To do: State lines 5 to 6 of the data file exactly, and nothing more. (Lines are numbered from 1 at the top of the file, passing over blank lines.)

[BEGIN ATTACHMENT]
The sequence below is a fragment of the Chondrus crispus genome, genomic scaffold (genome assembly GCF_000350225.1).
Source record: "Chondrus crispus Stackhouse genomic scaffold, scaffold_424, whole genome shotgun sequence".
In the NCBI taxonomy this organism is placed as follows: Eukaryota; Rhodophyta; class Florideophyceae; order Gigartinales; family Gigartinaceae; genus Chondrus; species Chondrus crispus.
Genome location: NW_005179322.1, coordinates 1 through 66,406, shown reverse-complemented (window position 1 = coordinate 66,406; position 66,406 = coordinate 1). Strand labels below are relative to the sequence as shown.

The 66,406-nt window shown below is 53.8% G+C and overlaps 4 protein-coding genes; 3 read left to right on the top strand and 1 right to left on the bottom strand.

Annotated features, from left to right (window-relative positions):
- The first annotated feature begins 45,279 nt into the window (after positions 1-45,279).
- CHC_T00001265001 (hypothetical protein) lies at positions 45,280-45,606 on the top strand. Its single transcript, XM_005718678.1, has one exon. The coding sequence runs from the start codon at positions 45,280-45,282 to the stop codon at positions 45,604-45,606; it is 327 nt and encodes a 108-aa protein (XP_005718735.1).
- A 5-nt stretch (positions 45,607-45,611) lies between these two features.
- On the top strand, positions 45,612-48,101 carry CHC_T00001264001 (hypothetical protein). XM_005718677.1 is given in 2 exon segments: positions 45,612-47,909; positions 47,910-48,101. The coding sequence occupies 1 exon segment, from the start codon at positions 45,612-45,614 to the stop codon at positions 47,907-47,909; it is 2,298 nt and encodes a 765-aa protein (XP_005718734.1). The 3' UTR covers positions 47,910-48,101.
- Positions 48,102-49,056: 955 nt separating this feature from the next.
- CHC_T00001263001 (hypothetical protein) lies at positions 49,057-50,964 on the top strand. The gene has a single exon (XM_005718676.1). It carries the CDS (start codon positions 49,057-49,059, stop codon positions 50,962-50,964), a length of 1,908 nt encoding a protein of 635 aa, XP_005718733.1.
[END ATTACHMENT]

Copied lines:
The 66,406-nt window shown below is 53.8% G+C and overlaps 4 protein-coding genes; 3 read left to right on the top strand and 1 right to left on the bottom strand.

Annotated features, from left to right (window-relative positions):